The rate of repeat homelessness varies by local authority area, from 12.7% in Glasgow City to 0% in Orkney (Chart 14).
Chart 13: Scotland: Repeat homelessness assessments
Chart 14: Repeat homelessness assessments as a percentage of all assessments by local authority area: 2014-15
Cases assessed as homeless (or threatened with homelessness) are also tested as to whether they made themselves homeless intentionally. Chart 15 shows the proportion of such cases assessed as intentionally homeless or threatened with homelessness. For Scotland, important points to note are:-
- The proportion of cases assessed as intentionally homeless or threatened with homelessness has been increasing - from 3% during January-March 2005 to just over 6% during January-March 2014.
- The number assessed as intentionally homeless has fallen back slightly from the highest level recorded since monitoring began. The highest level was seen in July-September 2014 (497 intentionally homeless decisions). In the most recent quarter (Jan-Mar 2015) the numbers have fallen back to 466 cases assessed as intentionally homeless. This compares with a low of 233 cases during January-March 2005.
Chart 15: Intentionality Decisions(as a proportion of those assessed as homeless or threatened with homelessness)
Prior to the abolition of the priority need test, only those assessed a homeless [or threatened with homelessness] and in priority need would have proceeded to the intentionality test. However, following abolition, all those assessed as homeless [or threatened with homelessness] are tested for intentionality. As a result, more homeless applicants may be found to be intentionally homeless, and therefore the increases seen in Chart 15 are perhaps a reflection of this.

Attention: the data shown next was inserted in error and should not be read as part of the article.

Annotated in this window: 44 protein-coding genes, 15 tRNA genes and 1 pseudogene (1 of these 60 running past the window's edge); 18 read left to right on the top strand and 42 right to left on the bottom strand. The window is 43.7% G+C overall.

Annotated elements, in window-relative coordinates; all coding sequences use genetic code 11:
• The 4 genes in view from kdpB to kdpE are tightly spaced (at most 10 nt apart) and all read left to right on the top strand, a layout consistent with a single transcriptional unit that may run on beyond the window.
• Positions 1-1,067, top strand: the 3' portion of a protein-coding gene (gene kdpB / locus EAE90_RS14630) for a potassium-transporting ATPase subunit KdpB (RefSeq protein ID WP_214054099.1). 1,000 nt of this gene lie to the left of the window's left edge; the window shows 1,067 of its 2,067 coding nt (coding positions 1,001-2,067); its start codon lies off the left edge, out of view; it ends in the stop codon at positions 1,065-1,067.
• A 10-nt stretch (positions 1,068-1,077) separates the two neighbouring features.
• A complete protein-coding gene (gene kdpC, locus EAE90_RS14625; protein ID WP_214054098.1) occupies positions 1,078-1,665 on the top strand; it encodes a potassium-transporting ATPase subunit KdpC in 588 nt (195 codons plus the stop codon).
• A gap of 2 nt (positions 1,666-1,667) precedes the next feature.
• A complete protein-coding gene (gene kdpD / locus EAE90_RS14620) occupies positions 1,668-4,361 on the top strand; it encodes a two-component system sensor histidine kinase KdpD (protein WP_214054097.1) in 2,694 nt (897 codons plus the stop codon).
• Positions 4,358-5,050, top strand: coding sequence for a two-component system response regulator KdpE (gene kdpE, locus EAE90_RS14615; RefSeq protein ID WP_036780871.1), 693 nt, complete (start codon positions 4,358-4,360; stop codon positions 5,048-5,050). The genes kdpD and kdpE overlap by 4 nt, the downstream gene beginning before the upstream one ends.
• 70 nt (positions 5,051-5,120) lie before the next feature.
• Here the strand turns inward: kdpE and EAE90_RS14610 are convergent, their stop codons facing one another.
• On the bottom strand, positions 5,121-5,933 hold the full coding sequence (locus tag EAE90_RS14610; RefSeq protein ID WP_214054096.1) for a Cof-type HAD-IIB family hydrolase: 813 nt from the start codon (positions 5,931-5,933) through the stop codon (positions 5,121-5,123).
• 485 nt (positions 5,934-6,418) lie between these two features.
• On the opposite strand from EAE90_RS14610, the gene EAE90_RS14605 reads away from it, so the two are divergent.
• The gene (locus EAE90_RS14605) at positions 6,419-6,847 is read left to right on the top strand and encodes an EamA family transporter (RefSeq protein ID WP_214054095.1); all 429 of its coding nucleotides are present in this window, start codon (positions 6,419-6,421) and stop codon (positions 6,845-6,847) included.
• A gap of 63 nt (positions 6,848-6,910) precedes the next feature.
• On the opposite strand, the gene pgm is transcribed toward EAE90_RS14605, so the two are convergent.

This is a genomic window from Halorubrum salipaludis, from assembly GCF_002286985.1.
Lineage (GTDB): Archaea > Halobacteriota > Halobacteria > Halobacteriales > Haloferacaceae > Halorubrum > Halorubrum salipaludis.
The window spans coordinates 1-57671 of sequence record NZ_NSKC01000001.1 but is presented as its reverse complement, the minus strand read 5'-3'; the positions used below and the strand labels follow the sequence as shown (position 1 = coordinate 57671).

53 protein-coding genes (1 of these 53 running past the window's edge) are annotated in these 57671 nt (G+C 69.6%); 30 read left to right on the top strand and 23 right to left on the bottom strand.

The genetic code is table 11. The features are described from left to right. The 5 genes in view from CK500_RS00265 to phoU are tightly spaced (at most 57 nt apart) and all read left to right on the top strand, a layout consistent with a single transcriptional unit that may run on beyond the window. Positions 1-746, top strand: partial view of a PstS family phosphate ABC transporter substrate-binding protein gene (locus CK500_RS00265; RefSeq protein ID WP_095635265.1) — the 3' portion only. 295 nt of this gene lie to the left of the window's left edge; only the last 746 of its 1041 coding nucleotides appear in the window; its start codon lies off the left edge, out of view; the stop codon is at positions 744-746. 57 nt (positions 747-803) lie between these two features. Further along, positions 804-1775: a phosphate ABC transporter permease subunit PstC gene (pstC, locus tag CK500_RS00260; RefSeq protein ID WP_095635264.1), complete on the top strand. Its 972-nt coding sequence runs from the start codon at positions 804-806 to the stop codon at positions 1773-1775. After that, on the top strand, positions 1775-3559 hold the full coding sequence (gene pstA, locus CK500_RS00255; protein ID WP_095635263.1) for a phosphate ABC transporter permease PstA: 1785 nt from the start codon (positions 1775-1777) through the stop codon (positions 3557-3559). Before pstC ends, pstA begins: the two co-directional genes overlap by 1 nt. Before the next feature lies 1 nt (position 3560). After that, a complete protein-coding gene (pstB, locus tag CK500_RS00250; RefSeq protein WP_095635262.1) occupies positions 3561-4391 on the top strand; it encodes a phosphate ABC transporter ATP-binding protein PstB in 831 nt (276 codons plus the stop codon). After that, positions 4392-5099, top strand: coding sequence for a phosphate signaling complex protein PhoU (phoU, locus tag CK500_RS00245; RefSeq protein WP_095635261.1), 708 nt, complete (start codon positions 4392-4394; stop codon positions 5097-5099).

Support needs of homeless households
Of the 29,565 households assessed as homeless in 2014-15, 11,318 (38%) were assessed as having one or more support needs, and this was a four percentage point increase on 2013-14, and an increase in numbers of 1,319 households (Table 7, Chart 16).
Of those with support needs, 5,463 required support on skills for basic housing management/ independent living. This represents 18% of all homeless assessments and is a four percentage point increase from 2013-14. There were 4,234 (14% of all assessed as homeless) who required support because of mental health, and 3,298 (11%) required support because of alcohol or dependency problems.
Chart 16: Identified support needs of homeless households: Scotland: 2014-15
Housing Support Services (Homelessness) (Scotland) Regulations 2012 were approved by the Scottish Parliament in November 2012, and came into force on 1st June 2013. These regulations were approved by the Scottish Parliament in November 2012, and came into force on 1st June 2013. These regulations place a duty on local authorities to assess the need for housing support services as prescribed in regulations for any applicant the local authority has reason to believe may be in need of housing support services and who is unintentionally homeless or threatened with homelessness. If an assessment of a need for support is made, local authorities must ensure that service is provided to the person who needs it. Information on the impact of the regulations is discussed in the section on Housing Support Regulations and Table 11.